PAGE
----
• Olympic: Three Parks in One


    National Park Washington

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  • Madison Falls Trail Closed for Repairs Beginning July 7

    The one-tenth mile Madison Falls Trail and trailhead parking lot located in Elwha Valley will close to public entry beginning on Monday, July 7 while crews make improvements and repairs.

  • Hurricane Ridge Road Closed to Vehicles Sunday 8/3 (6:00a - noon)

    Due to the "Ride the Hurricane" bicycle event, the road to Hurricane Ridge will be closed above the Heart o' the Hills entrance station from 6:00a to noon on Sunday August 3rd.

  • Spruce Railroad Trail Improvements to Begin August 5

    Spruce Railroad Trail will be closed from the Lyre River TH to approximately 0.25 miles east of Devil’s Punchbowl. Work is expected to be completed by the end of October. The remainder of the trail will be accessible from the Camp David Jr. Road TH. More »

Historic Range in the Elwha - Pink Salmon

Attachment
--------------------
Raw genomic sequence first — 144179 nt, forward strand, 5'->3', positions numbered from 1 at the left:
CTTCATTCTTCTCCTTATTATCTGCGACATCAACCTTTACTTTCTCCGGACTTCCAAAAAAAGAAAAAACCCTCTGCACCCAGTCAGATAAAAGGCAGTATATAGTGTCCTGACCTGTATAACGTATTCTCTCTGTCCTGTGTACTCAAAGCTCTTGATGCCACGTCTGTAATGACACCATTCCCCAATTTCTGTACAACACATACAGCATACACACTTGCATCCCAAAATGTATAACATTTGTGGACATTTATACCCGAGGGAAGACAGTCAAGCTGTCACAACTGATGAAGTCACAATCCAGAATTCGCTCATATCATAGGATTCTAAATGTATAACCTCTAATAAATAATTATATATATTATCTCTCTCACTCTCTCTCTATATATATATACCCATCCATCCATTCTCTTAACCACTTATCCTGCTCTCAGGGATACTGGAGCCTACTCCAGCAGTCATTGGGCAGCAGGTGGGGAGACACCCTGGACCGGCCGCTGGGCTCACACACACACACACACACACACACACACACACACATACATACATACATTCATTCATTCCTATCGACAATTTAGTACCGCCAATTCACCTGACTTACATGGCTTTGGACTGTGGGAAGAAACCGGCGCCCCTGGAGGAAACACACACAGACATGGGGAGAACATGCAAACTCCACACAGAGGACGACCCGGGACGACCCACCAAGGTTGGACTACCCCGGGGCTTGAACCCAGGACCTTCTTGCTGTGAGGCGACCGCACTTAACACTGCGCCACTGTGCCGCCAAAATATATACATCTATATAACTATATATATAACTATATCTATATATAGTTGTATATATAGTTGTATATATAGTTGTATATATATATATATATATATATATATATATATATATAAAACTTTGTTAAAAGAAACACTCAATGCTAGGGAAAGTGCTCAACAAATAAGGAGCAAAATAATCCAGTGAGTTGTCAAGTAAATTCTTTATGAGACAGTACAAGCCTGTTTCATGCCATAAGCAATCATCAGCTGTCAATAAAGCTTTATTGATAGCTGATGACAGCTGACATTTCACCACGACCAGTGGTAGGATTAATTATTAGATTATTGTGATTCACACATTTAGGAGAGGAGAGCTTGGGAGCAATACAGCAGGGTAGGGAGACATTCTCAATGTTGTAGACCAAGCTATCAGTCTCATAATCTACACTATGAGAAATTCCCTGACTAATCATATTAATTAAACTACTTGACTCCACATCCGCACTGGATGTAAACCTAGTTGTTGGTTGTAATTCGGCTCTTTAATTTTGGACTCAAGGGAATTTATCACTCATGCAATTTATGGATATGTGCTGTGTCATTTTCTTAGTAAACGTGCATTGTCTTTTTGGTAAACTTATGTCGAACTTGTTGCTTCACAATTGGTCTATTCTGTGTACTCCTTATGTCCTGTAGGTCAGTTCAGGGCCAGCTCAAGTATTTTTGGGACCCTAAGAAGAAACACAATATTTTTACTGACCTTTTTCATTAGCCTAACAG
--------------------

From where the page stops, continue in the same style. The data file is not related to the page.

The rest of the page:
Historic Range:
Historically, pink salmon were the most numerous of the five Pacific salmonids in the Elwha River, returning to spawn in odd numbered years. They are estimated to have numbered in the hundreds of thousands.They were relatively abundant up until the 1960's, and seemed to have died out by the late 1980's. Like chum salmon, pink are not the strong jumpers that coho and chinook are. It is speculated that the rapids at Rica Canyon restricted pink and chum to river mile 16, spawning in the streams and tributaries closer to the mouth of the river.

The red line represents the theoretical range of pink salmon before construction of the dams. This extends to river mile 16, below Rica Canyon.
--The dotted red line represents the theoretical range that pink salmon could have possibly occupied, depending on the conditions. There is no historical evidence that pink salmon occupied this range.

Historic pink salmon
Historic range of Pink salmon in the Elwha River.

This webpage was made possible in part by a grant from Washington's National Park Fund.

Did You Know?


The Belted Kingfisher will hover in place directly over a river, lake, or pond, watching for fish before diving to catch them.